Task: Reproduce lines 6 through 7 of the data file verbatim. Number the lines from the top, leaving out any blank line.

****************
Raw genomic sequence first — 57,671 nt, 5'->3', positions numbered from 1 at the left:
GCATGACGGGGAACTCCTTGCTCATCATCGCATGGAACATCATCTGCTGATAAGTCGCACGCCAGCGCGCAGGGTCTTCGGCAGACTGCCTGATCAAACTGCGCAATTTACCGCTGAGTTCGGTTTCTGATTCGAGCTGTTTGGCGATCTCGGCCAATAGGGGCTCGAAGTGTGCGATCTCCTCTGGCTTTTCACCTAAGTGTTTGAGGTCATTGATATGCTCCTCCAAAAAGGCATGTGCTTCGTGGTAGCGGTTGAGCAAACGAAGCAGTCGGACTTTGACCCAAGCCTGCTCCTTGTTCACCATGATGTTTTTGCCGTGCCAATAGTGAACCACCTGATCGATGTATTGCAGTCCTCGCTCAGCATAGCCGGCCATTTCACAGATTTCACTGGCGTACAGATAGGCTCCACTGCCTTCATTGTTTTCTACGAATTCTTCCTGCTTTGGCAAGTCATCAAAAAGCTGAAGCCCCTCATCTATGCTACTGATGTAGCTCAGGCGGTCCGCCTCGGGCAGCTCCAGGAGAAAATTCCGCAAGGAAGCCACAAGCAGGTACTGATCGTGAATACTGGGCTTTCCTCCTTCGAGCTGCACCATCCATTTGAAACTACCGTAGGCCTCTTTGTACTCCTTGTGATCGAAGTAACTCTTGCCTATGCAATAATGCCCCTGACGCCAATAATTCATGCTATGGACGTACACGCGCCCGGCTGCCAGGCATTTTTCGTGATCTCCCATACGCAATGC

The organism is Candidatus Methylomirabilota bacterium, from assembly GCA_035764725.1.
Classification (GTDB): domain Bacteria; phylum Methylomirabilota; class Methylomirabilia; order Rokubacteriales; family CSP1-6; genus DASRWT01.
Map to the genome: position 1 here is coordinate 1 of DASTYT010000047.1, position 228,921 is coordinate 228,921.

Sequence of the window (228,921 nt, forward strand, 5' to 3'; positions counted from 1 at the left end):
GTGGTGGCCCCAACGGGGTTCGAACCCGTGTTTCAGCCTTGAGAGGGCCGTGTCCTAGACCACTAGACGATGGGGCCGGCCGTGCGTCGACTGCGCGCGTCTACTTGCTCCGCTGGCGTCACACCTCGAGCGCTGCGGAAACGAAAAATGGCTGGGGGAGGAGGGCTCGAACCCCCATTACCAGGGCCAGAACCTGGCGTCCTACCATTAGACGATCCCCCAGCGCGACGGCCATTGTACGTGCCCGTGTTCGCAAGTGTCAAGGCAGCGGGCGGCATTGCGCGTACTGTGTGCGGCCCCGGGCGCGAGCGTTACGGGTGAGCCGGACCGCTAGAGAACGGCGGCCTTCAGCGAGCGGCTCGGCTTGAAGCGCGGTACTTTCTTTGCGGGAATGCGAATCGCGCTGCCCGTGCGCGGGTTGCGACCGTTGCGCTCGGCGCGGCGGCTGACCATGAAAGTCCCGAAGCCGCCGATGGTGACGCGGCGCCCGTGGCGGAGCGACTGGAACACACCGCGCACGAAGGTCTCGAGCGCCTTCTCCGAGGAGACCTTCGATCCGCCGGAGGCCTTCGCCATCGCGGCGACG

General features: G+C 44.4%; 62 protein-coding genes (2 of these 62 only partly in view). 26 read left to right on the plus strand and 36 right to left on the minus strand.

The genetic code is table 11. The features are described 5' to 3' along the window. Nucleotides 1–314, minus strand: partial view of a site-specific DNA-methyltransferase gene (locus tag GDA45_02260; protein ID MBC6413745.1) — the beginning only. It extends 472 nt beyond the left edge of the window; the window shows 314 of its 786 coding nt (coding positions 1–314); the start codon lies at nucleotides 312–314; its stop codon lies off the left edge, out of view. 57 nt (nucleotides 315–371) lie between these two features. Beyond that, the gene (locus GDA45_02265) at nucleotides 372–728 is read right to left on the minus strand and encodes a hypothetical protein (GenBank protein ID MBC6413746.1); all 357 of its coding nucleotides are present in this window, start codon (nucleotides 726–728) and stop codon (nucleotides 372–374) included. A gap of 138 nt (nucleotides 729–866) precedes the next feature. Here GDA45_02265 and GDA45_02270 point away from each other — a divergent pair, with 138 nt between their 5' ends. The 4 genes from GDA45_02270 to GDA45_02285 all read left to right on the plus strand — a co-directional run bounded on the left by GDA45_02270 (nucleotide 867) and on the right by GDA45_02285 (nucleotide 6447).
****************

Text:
Sequence of the window (228,921 nt, forward strand, 5' to 3'; positions counted from 1 at the left end):
GTGGTGGCCCCAACGGGGTTCGAACCCGTGTTTCAGCCTTGAGAGGGCCGTGTCCTAGACCACTAGACGATGGGGCCGGCCGTGCGTCGACTGCGCGCGTCTACTTGCTCCGCTGGCGTCACACCTCGAGCGCTGCGGAAACGAAAAATGGCTGGGGGAGGAGGGCTCGAACCCCCATTACCAGGGCCAGAACCTGGCGTCCTACCATTAGACGATCCCCCAGCGCGACGGCCATTGTACGTGCCCGTGTTCGCAAGTGTCAAGGCAGCGGGCGGCATTGCGCGTACTGTGTGCGGCCCCGGGCGCGAGCGTTACGGGTGAGCCGGACCGCTAGAGAACGGCGGCCTTCAGCGAGCGGCTCGGCTTGAAGCGCGGTACTTTCTTTGCGGGAATGCGAATCGCGCTGCCCGTGCGCGGGTTGCGACCGTTGCGCTCGGCGCGGCGGCTGACCATGAAAGTCCCGAAGCCGCCGATGGTGACGCGGCGCCCGTGGCGGAGCGACTGGAACACACCGCGCACGAAGGTCTCGAGCGCCTTCTCCGAGGAGACCTTCGATCCGCCGGAGGCCTTCGCCATCGCGGCGACG